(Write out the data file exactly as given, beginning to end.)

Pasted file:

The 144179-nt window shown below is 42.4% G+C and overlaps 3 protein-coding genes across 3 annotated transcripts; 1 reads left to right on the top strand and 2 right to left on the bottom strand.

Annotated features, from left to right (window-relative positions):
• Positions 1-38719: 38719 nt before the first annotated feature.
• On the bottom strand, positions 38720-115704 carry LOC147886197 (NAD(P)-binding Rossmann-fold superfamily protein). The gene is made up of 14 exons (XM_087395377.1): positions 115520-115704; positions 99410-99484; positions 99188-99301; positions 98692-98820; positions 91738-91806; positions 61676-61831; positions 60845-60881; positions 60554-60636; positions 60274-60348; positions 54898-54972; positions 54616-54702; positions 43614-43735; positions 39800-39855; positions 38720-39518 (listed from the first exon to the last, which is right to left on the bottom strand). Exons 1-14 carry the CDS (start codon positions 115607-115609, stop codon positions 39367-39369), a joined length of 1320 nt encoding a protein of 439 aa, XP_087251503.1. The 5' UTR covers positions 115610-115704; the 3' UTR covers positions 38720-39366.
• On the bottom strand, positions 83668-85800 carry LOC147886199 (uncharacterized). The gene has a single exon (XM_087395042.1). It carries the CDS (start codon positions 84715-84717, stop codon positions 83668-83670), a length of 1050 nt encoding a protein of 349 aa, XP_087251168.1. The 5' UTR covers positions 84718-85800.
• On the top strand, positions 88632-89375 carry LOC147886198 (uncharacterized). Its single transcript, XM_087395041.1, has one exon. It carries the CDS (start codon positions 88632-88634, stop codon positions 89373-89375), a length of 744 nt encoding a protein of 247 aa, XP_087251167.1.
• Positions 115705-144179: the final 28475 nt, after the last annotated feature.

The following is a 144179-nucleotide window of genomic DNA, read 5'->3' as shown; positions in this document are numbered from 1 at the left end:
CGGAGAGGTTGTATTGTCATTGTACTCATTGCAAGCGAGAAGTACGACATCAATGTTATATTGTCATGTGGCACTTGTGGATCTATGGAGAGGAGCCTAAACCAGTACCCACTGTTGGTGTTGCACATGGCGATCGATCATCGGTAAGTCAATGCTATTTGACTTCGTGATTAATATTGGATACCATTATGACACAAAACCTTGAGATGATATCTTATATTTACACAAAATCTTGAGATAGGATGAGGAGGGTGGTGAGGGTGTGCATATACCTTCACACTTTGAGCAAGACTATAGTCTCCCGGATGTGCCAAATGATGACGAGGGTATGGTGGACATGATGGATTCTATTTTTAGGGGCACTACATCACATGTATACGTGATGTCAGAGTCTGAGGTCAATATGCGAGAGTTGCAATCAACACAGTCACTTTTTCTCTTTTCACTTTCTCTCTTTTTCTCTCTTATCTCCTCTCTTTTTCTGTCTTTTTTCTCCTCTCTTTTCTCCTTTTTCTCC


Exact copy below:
The 144179-nt window shown below is 42.4% G+C and overlaps 3 protein-coding genes across 3 annotated transcripts; 1 reads left to right on the top strand and 2 right to left on the bottom strand.

Annotated features, from left to right (window-relative positions):
• Positions 1-38719: 38719 nt before the first annotated feature.
• On the bottom strand, positions 38720-115704 carry LOC147886197 (NAD(P)-binding Rossmann-fold superfamily protein). The gene is made up of 14 exons (XM_087395377.1): positions 115520-115704; positions 99410-99484; positions 99188-99301; positions 98692-98820; positions 91738-91806; positions 61676-61831; positions 60845-60881; positions 60554-60636; positions 60274-60348; positions 54898-54972; positions 54616-54702; positions 43614-43735; positions 39800-39855; positions 38720-39518 (listed from the first exon to the last, which is right to left on the bottom strand). Exons 1-14 carry the CDS (start codon positions 115607-115609, stop codon positions 39367-39369), a joined length of 1320 nt encoding a protein of 439 aa, XP_087251503.1. The 5' UTR covers positions 115610-115704; the 3' UTR covers positions 38720-39366.
• On the bottom strand, positions 83668-85800 carry LOC147886199 (uncharacterized). The gene has a single exon (XM_087395042.1). It carries the CDS (start codon positions 84715-84717, stop codon positions 83668-83670), a length of 1050 nt encoding a protein of 349 aa, XP_087251168.1. The 5' UTR covers positions 84718-85800.
• On the top strand, positions 88632-89375 carry LOC147886198 (uncharacterized). Its single transcript, XM_087395041.1, has one exon. It carries the CDS (start codon positions 88632-88634, stop codon positions 89373-89375), a length of 744 nt encoding a protein of 247 aa, XP_087251167.1.
• Positions 115705-144179: the final 28475 nt, after the last annotated feature.

The following is a 144179-nucleotide window of genomic DNA, read 5'->3' as shown; positions in this document are numbered from 1 at the left end:
CGGAGAGGTTGTATTGTCATTGTACTCATTGCAAGCGAGAAGTACGACATCAATGTTATATTGTCATGTGGCACTTGTGGATCTATGGAGAGGAGCCTAAACCAGTACCCACTGTTGGTGTTGCACATGGCGATCGATCATCGGTAAGTCAATGCTATTTGACTTCGTGATTAATATTGGATACCATTATGACACAAAACCTTGAGATGATATCTTATATTTACACAAAATCTTGAGATAGGATGAGGAGGGTGGTGAGGGTGTGCATATACCTTCACACTTTGAGCAAGACTATAGTCTCCCGGATGTGCCAAATGATGACGAGGGTATGGTGGACATGATGGATTCTATTTTTAGGGGCACTACATCACATGTATACGTGATGTCAGAGTCTGAGGTCAATATGCGAGAGTTGCAATCAACACAGTCACTTTTTCTCTTTTCACTTTCTCTCTTTTTCTCTCTTATCTCCTCTCTTTTTCTGTCTTTTTTCTCCTCTCTTTTCTCCTTTTTCTCC